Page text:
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6. The General explained the economic aspects of the political crisis his country has gone through. He said Uruguay must work hard to strengthen its economy and that the ability of the GOU to remove constraints will in part depend upon economic conditions, which will in turn depend in part on U.S. support. General Bendahan predicted a return to traditional democracy in response to questions from Mr. Christopher. The General claimed that the Uruguayan public understands what the GOU is doing. He added that there was no public opposition to the program. “While they may not be cheering, there is enough understanding of what is being done,” he added.

7. Mr. Christopher responded that, while the U.S. does not want to write the GOU timetable for reform or prescribe formulas, our relations will be affected by the ability of the GOU to follow the course that the General charted. If developments take place as sketched, we would be encouraged. Christopher added that we are prepared to respond in a favorable way to authentic positive developments. We would not be cool and aloof, but rather would respond in a warm manner to substantial improvements. He added that we wish the GOU good luck in its efforts to liberalize the political process. He thought the ABA statement should be helpful. Although not a blueprint or formula, it is clearly an indication of the direction in which progress would be welcomed.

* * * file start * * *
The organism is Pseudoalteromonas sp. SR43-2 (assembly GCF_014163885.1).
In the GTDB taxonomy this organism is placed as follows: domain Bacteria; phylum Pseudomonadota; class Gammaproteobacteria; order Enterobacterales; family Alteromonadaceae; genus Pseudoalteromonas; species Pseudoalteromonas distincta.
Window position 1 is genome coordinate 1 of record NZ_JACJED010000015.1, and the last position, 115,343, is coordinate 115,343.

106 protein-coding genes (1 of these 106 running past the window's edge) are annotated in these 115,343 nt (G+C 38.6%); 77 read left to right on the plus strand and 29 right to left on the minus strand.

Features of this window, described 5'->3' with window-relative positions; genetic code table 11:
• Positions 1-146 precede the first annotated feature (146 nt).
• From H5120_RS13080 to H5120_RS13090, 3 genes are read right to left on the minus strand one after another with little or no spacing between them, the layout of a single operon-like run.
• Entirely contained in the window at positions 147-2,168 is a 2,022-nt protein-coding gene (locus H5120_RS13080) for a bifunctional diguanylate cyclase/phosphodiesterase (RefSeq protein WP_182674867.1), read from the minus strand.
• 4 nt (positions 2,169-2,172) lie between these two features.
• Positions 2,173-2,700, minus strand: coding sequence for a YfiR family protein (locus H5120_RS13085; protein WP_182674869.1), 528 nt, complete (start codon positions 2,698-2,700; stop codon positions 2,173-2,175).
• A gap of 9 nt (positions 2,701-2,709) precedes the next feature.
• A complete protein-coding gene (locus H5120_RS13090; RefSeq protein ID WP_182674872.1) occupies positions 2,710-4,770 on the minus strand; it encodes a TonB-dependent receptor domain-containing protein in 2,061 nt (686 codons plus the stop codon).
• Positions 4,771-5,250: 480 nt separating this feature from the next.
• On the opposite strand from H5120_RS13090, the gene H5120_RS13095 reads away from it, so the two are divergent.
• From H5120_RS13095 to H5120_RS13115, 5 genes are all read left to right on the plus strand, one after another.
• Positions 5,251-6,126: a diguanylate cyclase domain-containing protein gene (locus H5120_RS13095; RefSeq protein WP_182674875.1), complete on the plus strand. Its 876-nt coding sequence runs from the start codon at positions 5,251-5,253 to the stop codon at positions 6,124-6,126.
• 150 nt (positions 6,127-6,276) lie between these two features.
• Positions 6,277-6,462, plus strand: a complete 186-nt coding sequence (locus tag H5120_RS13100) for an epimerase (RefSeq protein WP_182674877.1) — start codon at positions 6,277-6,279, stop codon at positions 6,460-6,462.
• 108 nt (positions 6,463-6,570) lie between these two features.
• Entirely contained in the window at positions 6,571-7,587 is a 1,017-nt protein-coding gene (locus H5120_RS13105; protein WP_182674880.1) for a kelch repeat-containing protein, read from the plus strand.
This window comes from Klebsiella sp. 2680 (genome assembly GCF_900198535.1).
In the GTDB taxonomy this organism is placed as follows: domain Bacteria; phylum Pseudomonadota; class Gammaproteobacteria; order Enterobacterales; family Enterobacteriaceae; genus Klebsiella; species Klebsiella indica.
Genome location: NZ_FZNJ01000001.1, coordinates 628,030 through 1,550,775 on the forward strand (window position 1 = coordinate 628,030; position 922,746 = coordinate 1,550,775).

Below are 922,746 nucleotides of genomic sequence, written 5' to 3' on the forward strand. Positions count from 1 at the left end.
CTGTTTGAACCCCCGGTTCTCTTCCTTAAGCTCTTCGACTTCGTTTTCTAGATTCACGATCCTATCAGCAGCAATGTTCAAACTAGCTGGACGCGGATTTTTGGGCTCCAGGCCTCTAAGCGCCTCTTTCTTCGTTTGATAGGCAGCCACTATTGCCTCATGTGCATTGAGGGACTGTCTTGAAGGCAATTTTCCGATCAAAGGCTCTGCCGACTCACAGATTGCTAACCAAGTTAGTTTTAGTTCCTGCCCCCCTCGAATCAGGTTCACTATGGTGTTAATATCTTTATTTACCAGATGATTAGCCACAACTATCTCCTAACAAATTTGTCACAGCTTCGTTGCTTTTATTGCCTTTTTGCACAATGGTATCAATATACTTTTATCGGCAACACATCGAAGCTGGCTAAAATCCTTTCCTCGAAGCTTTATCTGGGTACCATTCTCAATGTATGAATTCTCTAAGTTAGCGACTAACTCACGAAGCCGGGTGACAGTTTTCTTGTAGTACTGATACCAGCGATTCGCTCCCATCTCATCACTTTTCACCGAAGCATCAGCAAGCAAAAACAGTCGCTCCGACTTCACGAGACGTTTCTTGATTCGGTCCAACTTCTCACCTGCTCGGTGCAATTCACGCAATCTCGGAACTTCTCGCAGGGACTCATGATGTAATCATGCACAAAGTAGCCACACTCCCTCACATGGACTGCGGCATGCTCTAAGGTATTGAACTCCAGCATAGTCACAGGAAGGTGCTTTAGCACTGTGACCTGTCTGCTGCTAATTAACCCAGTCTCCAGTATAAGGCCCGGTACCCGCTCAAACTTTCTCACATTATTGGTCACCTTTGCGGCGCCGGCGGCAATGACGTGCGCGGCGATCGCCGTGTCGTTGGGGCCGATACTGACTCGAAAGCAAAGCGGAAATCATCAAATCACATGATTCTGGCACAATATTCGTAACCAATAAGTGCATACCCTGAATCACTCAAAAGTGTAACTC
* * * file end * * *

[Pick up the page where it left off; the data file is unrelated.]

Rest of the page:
8. In follow-up meeting, after reiterating our pleasure at the reception given by the GOU to the ABA visit, McNeil noted the ABA aide memoire had dealt with, among other things, political prisoners, including allegations of torture, which continued to give us great concern. Bendahan claimed torture was no longer a serious issue, and that with respect to political prisoners, distinctions had to be made between the majority—who were not political but who had committed serious crimes including murder—and a minority accused of lesser offenses. McNeil remarked that Bendahan had emphasized leftist opposition to the military’s plans for a controlled return to Uruguay’s traditional fully democratic system, and suggested there were also rightist elements opposed to a return to democracy. Bendahan said that was quite true, and, moreover, the far-right and far-left were really not very different.